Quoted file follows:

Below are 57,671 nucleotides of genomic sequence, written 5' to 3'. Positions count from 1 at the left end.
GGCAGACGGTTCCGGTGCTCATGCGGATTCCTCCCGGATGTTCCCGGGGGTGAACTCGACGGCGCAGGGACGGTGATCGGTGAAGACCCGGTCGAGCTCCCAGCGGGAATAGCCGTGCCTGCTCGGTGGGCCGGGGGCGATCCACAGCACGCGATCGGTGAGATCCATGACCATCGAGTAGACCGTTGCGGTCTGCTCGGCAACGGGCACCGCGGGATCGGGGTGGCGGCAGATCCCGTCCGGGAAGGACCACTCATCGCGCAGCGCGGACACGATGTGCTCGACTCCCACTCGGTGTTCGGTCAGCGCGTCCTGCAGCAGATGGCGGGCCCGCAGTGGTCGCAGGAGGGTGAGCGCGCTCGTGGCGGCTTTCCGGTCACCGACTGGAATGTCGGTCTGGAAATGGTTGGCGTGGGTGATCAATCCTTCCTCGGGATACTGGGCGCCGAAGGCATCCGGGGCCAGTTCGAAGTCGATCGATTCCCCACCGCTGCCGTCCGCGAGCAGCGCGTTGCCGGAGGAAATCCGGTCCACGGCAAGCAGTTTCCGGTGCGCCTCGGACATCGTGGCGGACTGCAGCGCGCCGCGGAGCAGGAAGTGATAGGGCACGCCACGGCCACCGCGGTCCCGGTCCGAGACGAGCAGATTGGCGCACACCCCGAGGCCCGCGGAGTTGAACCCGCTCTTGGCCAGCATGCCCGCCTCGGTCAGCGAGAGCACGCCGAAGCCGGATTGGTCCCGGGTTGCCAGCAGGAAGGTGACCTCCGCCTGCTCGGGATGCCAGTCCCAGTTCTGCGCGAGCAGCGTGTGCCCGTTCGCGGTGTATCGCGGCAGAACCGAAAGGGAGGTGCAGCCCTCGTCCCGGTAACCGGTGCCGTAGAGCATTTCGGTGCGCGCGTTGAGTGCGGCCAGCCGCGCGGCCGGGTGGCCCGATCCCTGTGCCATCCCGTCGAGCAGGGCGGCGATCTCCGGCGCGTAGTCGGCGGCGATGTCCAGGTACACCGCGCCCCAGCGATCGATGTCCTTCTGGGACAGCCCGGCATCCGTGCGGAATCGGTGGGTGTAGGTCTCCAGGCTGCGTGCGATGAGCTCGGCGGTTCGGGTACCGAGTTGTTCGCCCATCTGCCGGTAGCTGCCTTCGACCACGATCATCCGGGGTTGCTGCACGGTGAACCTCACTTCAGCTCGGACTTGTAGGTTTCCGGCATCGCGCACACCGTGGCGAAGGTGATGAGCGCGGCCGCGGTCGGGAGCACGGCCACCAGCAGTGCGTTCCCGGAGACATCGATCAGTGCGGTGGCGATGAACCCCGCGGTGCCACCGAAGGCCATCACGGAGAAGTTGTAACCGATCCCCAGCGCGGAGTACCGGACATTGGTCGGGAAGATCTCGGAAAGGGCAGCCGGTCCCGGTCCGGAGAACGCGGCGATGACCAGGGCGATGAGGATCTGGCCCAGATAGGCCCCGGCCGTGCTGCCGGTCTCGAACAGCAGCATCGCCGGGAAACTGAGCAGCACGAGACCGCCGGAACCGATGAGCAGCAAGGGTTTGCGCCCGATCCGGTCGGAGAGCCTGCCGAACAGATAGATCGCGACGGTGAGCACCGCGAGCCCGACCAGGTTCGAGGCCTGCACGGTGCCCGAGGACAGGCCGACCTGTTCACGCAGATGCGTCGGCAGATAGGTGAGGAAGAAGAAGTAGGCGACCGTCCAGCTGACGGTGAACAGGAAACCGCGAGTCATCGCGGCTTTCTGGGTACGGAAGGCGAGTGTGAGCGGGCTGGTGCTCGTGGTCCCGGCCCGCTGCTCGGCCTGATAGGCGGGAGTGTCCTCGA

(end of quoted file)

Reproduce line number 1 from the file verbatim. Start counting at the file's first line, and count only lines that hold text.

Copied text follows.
Below are 57,671 nucleotides of genomic sequence, written 5' to 3'. Positions count from 1 at the left end.